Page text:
Stolen Intellectual Property

When considering your Organisation’s online security, it is important that you also consider the potential for theft of Intellectual Property. Does your organisation for example store intangible assets including designs, documents or technologies within an online system?

Assessing the Risk to Your Business

It is important to understand that a good Cyber Risk Management strategy will be intrinsically linked to and supportive of an organisation’s key priorities and objectives. Understanding how a breach of security may directly impact on the operational integrity and governance of your business is extremely important.

The UK’s National Cyber Security Centre provides the following 10 steps to protecting an organisation from the threat of Cyber Security:

    • Risk Management - Organisations should take a risk-averse approach to securing all of their systems and data. It is therefore imperative that a full Risk Assessment is undertaken for your organisation and that you proactively plan for how such risks can be effectively monitored and managed.
    • Engagement and Training - Organisations should work collaboratively with their members to implement security measures that work for the people within the organisation. The success of your Risk Management Strategy will in part be determined by the support and engagement of the wider team.
    • Asset Management - Organisations should maintain an Asset Register which includes their data and systems, as well as the business functions they support. Understanding how to protect your Organisation's key assets and managing any associated risk to business functions will be integral to establishing appropriate security governance.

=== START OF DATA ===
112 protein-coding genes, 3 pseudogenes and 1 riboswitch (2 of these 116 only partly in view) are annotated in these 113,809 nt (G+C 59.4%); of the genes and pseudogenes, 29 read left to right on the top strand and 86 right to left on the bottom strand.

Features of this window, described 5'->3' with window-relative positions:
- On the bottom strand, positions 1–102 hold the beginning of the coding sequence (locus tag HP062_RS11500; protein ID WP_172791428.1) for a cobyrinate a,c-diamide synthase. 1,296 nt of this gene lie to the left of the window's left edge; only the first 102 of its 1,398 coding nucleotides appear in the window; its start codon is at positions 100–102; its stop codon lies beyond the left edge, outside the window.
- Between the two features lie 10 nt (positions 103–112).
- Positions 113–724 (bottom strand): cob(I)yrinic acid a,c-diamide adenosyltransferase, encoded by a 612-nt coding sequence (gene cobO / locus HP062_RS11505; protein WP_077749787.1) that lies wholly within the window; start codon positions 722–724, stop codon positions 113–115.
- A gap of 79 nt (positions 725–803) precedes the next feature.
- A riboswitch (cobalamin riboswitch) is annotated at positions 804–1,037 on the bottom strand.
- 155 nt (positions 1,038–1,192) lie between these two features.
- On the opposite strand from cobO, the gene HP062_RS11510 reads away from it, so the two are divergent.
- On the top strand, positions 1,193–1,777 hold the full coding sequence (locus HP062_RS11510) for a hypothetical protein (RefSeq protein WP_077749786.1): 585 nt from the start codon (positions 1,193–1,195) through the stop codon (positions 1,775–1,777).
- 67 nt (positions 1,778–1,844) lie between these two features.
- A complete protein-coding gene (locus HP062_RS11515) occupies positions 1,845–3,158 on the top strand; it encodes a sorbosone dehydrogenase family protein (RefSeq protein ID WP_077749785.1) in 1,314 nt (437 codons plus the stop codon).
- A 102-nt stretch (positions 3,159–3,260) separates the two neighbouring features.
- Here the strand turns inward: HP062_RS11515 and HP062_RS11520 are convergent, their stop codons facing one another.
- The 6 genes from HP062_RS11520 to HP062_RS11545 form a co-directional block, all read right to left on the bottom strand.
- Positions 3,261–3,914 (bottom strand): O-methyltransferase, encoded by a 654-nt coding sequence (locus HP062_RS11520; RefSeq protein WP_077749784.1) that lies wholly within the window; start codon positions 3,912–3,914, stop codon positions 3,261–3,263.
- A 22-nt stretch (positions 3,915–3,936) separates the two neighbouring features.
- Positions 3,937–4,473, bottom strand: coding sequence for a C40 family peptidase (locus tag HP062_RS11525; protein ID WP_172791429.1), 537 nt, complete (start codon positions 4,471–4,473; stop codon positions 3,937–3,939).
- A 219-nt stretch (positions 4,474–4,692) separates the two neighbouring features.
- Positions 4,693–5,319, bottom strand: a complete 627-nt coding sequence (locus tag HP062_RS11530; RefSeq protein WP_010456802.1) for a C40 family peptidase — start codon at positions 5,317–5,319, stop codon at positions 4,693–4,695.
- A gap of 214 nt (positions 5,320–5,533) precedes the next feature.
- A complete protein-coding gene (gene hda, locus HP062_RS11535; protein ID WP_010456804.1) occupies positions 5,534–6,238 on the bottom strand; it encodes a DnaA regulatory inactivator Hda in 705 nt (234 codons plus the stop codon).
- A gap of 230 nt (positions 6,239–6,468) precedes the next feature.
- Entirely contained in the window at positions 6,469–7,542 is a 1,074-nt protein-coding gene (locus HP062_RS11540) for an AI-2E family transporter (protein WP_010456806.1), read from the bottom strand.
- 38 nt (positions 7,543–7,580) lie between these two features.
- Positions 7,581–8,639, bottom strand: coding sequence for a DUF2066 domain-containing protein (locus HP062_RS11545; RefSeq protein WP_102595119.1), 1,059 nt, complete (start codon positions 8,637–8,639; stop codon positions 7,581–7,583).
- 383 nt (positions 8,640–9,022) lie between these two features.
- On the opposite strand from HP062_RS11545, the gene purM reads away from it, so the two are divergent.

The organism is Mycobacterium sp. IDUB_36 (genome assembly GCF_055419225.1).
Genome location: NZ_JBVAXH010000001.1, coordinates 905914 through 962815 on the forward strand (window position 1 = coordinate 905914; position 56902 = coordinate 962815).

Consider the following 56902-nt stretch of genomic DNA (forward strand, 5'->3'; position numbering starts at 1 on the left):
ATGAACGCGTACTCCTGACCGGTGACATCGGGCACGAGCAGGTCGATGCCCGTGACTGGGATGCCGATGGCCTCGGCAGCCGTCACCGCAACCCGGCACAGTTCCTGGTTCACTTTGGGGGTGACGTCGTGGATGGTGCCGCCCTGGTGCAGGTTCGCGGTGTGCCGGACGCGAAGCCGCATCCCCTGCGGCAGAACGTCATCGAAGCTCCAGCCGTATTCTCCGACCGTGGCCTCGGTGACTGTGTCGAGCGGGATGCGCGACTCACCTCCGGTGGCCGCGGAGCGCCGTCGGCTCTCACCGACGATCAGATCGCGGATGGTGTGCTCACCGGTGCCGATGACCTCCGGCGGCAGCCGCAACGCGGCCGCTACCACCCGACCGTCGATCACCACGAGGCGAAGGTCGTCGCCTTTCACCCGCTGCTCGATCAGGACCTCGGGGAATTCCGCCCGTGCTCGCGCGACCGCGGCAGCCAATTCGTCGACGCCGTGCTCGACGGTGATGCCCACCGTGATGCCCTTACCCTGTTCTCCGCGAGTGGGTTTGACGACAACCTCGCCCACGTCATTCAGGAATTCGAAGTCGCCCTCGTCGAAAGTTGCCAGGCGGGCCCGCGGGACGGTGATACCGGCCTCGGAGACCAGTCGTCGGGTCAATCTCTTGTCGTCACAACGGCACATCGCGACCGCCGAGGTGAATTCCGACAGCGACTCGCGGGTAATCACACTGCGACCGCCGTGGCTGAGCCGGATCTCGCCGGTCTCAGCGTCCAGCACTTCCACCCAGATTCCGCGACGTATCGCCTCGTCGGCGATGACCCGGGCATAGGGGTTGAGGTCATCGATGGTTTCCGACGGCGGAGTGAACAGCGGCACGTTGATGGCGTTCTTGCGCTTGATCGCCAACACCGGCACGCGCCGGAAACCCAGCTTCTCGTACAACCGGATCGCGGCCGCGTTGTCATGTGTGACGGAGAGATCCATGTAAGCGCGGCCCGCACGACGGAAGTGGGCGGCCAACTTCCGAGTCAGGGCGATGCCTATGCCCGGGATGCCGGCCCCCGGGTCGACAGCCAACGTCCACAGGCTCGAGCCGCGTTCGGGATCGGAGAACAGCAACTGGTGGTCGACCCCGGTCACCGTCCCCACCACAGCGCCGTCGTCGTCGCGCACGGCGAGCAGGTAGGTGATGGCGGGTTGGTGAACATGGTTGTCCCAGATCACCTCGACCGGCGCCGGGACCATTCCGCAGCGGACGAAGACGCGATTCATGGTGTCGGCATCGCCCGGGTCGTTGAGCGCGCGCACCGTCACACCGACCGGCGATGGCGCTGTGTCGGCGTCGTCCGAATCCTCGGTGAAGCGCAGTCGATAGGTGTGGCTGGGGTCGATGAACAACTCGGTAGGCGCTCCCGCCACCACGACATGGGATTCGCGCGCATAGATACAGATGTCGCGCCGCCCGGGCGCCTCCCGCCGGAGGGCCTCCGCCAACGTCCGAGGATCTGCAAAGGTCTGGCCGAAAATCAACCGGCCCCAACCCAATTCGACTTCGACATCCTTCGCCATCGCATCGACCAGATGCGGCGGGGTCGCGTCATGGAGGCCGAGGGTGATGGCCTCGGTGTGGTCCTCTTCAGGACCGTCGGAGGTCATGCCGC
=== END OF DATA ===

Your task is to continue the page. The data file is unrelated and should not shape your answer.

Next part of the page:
• Architecture and Configuration - Systems should be architected, built, configured and maintained in a manner that ensures security is paramount. Whilst it is sometimes assumed that a Development or Hosting Company will naturally take the steps required to protect your organisation’s assets through for example a Secure Development Lifecycle (SSDLC) or proactive Vulnerability Scans, the implementation of advanced security measures will often be excluded from an agencies budget, unless specifically requested.
    • Vulnerability Management - Systems should be protected throughout their lifetime, with emerging threats being identified and mitigated for in a proactive rather than reactive way. As such, it is imperative that an appropriate level of threat monitoring and management be employed in respect of your online systems.
    • Identity and Access Management - It is imperative that Organisations implement an appropriate system and data access control measures. That is, Organisations should control access to their systems and data, based on identification and privilege level.